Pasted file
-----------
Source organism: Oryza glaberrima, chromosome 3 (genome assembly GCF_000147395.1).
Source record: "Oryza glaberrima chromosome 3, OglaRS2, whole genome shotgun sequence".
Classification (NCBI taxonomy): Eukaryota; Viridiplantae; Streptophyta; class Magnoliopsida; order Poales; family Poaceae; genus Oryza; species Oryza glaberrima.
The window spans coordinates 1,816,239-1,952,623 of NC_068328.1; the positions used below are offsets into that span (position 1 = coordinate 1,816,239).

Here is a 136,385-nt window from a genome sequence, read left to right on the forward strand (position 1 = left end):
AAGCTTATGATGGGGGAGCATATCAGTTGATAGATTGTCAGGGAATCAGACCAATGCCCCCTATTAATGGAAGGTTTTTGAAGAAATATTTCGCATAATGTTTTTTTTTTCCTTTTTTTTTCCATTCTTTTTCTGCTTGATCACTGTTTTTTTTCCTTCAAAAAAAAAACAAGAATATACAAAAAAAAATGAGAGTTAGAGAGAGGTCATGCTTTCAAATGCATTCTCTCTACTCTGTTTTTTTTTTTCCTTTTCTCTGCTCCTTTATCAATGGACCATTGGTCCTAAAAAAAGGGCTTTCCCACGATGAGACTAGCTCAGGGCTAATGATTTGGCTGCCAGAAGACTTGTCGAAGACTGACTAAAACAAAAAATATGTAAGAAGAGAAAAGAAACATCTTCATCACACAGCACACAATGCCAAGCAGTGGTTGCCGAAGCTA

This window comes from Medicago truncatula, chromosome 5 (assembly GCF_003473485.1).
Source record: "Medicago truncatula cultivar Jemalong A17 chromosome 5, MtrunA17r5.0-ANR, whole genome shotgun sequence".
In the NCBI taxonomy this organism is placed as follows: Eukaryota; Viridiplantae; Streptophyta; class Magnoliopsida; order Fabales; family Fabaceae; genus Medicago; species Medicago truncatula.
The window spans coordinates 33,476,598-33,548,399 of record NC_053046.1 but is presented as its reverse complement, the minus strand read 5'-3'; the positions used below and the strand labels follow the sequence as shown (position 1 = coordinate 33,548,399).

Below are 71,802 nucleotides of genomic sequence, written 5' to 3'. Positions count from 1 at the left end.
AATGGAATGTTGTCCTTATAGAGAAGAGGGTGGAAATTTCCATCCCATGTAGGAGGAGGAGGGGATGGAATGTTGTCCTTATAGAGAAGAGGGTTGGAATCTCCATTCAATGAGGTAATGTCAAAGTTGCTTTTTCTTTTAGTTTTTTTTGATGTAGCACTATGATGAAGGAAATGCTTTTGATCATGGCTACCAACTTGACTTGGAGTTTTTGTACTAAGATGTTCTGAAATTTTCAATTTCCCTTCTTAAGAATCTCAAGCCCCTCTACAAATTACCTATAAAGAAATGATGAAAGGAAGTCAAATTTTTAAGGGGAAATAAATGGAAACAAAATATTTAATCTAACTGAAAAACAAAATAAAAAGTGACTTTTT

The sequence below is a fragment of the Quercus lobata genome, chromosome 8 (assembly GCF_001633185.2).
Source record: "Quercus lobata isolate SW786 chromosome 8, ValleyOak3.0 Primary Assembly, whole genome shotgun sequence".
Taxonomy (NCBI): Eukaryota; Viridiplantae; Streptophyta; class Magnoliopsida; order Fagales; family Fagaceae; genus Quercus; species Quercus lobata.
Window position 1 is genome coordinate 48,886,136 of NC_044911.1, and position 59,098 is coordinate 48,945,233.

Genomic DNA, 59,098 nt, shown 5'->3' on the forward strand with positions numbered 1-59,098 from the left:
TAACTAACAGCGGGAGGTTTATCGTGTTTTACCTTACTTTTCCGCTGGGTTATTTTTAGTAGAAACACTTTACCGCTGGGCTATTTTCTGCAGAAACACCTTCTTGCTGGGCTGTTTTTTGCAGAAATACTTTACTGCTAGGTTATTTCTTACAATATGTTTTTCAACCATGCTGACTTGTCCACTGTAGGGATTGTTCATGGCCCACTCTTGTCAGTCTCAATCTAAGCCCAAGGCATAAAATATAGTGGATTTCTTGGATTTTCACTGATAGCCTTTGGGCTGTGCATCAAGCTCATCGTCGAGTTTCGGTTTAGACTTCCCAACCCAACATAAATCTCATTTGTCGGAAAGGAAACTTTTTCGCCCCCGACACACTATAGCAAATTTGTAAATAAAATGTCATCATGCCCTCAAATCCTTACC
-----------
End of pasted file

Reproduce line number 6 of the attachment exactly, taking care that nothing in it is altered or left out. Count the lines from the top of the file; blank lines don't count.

AAGCTTATGATGGGGGAGCATATCAGTTGATAGATTGTCAGGGAATCAGACCAATGCCCCCTATTAATGGAAGGTTTTTGAAGAAATATTTCGCATAATGTTTTTTTTTTCCTTTTTTTTTCCATTCTTTTTCTGCTTGATCACTGTTTTTTTTCCTTCAAAAAAAAAACAAGAATATACAAAAAAAAATGAGAGTTAGAGAGAGGTCATGCTTTCAAATGCATTCTCTCTACTCTGTTTTTTTTTTTCCTTTTCTCTGCTCCTTTATCAATGGACCATTGGTCCTAAAAAAAGGGCTTTCCCACGATGAGACTAGCTCAGGGCTAATGATTTGGCTGCCAGAAGACTTGTCGAAGACTGACTAAAACAAAAAATATGTAAGAAGAGAAAAGAAACATCTTCATCACACAGCACACAATGCCAAGCAGTGGTTGCCGAAGCTA